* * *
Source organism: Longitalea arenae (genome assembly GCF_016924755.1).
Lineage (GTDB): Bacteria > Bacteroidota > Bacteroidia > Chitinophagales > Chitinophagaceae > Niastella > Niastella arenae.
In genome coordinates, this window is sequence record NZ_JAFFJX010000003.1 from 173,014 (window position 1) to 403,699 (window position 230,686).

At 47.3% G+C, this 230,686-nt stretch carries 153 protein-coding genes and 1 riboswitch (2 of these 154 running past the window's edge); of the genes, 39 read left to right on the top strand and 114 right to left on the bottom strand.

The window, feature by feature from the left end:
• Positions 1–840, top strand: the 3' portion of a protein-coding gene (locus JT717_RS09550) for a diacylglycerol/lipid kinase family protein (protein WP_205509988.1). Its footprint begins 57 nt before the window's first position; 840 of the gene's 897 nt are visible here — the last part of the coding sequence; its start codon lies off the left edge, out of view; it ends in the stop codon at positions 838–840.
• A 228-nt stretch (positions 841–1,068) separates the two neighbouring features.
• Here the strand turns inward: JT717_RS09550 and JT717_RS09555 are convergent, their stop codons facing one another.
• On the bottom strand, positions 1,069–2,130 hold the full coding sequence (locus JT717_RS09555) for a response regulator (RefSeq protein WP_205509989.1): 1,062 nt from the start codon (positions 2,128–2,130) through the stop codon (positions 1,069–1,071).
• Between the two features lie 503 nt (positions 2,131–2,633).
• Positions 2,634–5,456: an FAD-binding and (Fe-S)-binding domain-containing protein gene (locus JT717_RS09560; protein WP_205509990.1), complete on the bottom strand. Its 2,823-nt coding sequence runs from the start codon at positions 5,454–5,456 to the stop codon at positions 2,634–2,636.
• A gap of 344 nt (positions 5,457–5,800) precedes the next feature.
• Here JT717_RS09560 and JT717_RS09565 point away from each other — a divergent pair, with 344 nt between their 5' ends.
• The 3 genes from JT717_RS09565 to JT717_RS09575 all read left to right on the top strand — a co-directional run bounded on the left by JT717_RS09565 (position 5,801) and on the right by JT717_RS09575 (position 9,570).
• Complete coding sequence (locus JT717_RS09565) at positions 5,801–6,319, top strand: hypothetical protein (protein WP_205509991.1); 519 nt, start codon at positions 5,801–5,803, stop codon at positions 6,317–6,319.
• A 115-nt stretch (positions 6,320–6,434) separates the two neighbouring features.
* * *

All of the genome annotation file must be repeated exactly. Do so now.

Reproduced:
Source organism: Longitalea arenae (genome assembly GCF_016924755.1).
Lineage (GTDB): Bacteria > Bacteroidota > Bacteroidia > Chitinophagales > Chitinophagaceae > Niastella > Niastella arenae.
In genome coordinates, this window is sequence record NZ_JAFFJX010000003.1 from 173,014 (window position 1) to 403,699 (window position 230,686).

At 47.3% G+C, this 230,686-nt stretch carries 153 protein-coding genes and 1 riboswitch (2 of these 154 running past the window's edge); of the genes, 39 read left to right on the top strand and 114 right to left on the bottom strand.

The window, feature by feature from the left end:
• Positions 1–840, top strand: the 3' portion of a protein-coding gene (locus JT717_RS09550) for a diacylglycerol/lipid kinase family protein (protein WP_205509988.1). Its footprint begins 57 nt before the window's first position; 840 of the gene's 897 nt are visible here — the last part of the coding sequence; its start codon lies off the left edge, out of view; it ends in the stop codon at positions 838–840.
• A 228-nt stretch (positions 841–1,068) separates the two neighbouring features.
• Here the strand turns inward: JT717_RS09550 and JT717_RS09555 are convergent, their stop codons facing one another.
• On the bottom strand, positions 1,069–2,130 hold the full coding sequence (locus JT717_RS09555) for a response regulator (RefSeq protein WP_205509989.1): 1,062 nt from the start codon (positions 2,128–2,130) through the stop codon (positions 1,069–1,071).
• Between the two features lie 503 nt (positions 2,131–2,633).
• Positions 2,634–5,456: an FAD-binding and (Fe-S)-binding domain-containing protein gene (locus JT717_RS09560; protein WP_205509990.1), complete on the bottom strand. Its 2,823-nt coding sequence runs from the start codon at positions 5,454–5,456 to the stop codon at positions 2,634–2,636.
• A gap of 344 nt (positions 5,457–5,800) precedes the next feature.
• Here JT717_RS09560 and JT717_RS09565 point away from each other — a divergent pair, with 344 nt between their 5' ends.
• The 3 genes from JT717_RS09565 to JT717_RS09575 all read left to right on the top strand — a co-directional run bounded on the left by JT717_RS09565 (position 5,801) and on the right by JT717_RS09575 (position 9,570).
• Complete coding sequence (locus JT717_RS09565) at positions 5,801–6,319, top strand: hypothetical protein (protein WP_205509991.1); 519 nt, start codon at positions 5,801–5,803, stop codon at positions 6,317–6,319.
• A 115-nt stretch (positions 6,320–6,434) separates the two neighbouring features.